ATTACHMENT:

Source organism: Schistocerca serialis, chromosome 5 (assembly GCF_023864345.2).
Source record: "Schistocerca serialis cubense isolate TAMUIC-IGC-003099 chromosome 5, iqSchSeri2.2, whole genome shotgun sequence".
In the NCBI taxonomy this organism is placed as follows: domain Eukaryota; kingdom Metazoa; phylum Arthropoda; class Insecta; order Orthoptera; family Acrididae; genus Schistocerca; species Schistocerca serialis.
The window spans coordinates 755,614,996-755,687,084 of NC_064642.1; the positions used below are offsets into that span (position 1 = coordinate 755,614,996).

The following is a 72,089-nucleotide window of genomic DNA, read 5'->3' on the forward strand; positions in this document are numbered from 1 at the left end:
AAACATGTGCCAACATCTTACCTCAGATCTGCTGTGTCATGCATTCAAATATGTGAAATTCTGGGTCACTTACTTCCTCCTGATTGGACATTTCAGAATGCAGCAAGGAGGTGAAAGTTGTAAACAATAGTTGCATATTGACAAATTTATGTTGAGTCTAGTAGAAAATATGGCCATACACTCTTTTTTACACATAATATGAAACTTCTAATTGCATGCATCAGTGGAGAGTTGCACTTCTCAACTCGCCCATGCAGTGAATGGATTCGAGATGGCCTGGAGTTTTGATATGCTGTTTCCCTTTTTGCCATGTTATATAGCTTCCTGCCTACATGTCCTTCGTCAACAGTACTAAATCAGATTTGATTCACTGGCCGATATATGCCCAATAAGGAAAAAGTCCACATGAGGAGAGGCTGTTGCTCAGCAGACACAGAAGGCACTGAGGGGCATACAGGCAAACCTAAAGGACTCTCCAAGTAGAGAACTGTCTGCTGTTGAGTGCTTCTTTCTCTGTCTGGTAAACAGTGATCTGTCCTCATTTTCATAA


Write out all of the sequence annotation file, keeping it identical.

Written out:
Source organism: Schistocerca serialis, chromosome 5 (assembly GCF_023864345.2).
Source record: "Schistocerca serialis cubense isolate TAMUIC-IGC-003099 chromosome 5, iqSchSeri2.2, whole genome shotgun sequence".
In the NCBI taxonomy this organism is placed as follows: domain Eukaryota; kingdom Metazoa; phylum Arthropoda; class Insecta; order Orthoptera; family Acrididae; genus Schistocerca; species Schistocerca serialis.
The window spans coordinates 755,614,996-755,687,084 of NC_064642.1; the positions used below are offsets into that span (position 1 = coordinate 755,614,996).

The following is a 72,089-nucleotide window of genomic DNA, read 5'->3' on the forward strand; positions in this document are numbered from 1 at the left end:
AAACATGTGCCAACATCTTACCTCAGATCTGCTGTGTCATGCATTCAAATATGTGAAATTCTGGGTCACTTACTTCCTCCTGATTGGACATTTCAGAATGCAGCAAGGAGGTGAAAGTTGTAAACAATAGTTGCATATTGACAAATTTATGTTGAGTCTAGTAGAAAATATGGCCATACACTCTTTTTTACACATAATATGAAACTTCTAATTGCATGCATCAGTGGAGAGTTGCACTTCTCAACTCGCCCATGCAGTGAATGGATTCGAGATGGCCTGGAGTTTTGATATGCTGTTTCCCTTTTTGCCATGTTATATAGCTTCCTGCCTACATGTCCTTCGTCAACAGTACTAAATCAGATTTGATTCACTGGCCGATATATGCCCAATAAGGAAAAAGTCCACATGAGGAGAGGCTGTTGCTCAGCAGACACAGAAGGCACTGAGGGGCATACAGGCAAACCTAAAGGACTCTCCAAGTAGAGAACTGTCTGCTGTTGAGTGCTTCTTTCTCTGTCTGGTAAACAGTGATCTGTCCTCATTTTCATAA